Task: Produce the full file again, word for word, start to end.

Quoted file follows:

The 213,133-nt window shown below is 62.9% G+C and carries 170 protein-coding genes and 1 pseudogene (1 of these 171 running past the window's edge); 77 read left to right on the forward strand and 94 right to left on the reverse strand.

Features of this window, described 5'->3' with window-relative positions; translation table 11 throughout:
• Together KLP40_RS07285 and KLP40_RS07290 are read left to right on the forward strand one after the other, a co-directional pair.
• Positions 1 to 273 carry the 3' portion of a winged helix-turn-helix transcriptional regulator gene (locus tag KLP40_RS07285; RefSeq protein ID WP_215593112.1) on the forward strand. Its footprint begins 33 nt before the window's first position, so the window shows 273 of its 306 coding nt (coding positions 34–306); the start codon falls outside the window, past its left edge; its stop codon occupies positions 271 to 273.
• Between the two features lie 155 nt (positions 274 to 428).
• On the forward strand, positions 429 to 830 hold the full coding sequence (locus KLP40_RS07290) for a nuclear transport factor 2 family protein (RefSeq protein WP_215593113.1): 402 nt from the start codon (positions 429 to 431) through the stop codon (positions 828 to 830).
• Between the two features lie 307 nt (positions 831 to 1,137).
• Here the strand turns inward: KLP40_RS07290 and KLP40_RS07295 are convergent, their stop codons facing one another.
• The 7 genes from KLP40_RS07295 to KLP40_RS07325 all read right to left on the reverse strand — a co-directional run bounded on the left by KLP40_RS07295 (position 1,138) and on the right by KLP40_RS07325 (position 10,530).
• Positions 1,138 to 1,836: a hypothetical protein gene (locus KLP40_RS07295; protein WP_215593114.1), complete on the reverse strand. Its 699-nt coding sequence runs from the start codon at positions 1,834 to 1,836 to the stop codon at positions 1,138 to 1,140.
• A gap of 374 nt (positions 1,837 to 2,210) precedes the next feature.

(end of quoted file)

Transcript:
The 213,133-nt window shown below is 62.9% G+C and carries 170 protein-coding genes and 1 pseudogene (1 of these 171 running past the window's edge); 77 read left to right on the forward strand and 94 right to left on the reverse strand.

Features of this window, described 5'->3' with window-relative positions; translation table 11 throughout:
• Together KLP40_RS07285 and KLP40_RS07290 are read left to right on the forward strand one after the other, a co-directional pair.
• Positions 1 to 273 carry the 3' portion of a winged helix-turn-helix transcriptional regulator gene (locus tag KLP40_RS07285; RefSeq protein ID WP_215593112.1) on the forward strand. Its footprint begins 33 nt before the window's first position, so the window shows 273 of its 306 coding nt (coding positions 34–306); the start codon falls outside the window, past its left edge; its stop codon occupies positions 271 to 273.
• Between the two features lie 155 nt (positions 274 to 428).
• On the forward strand, positions 429 to 830 hold the full coding sequence (locus KLP40_RS07290) for a nuclear transport factor 2 family protein (RefSeq protein WP_215593113.1): 402 nt from the start codon (positions 429 to 431) through the stop codon (positions 828 to 830).
• Between the two features lie 307 nt (positions 831 to 1,137).
• Here the strand turns inward: KLP40_RS07290 and KLP40_RS07295 are convergent, their stop codons facing one another.
• The 7 genes from KLP40_RS07295 to KLP40_RS07325 all read right to left on the reverse strand — a co-directional run bounded on the left by KLP40_RS07295 (position 1,138) and on the right by KLP40_RS07325 (position 10,530).
• Positions 1,138 to 1,836: a hypothetical protein gene (locus KLP40_RS07295; protein WP_215593114.1), complete on the reverse strand. Its 699-nt coding sequence runs from the start codon at positions 1,834 to 1,836 to the stop codon at positions 1,138 to 1,140.
• A gap of 374 nt (positions 1,837 to 2,210) precedes the next feature.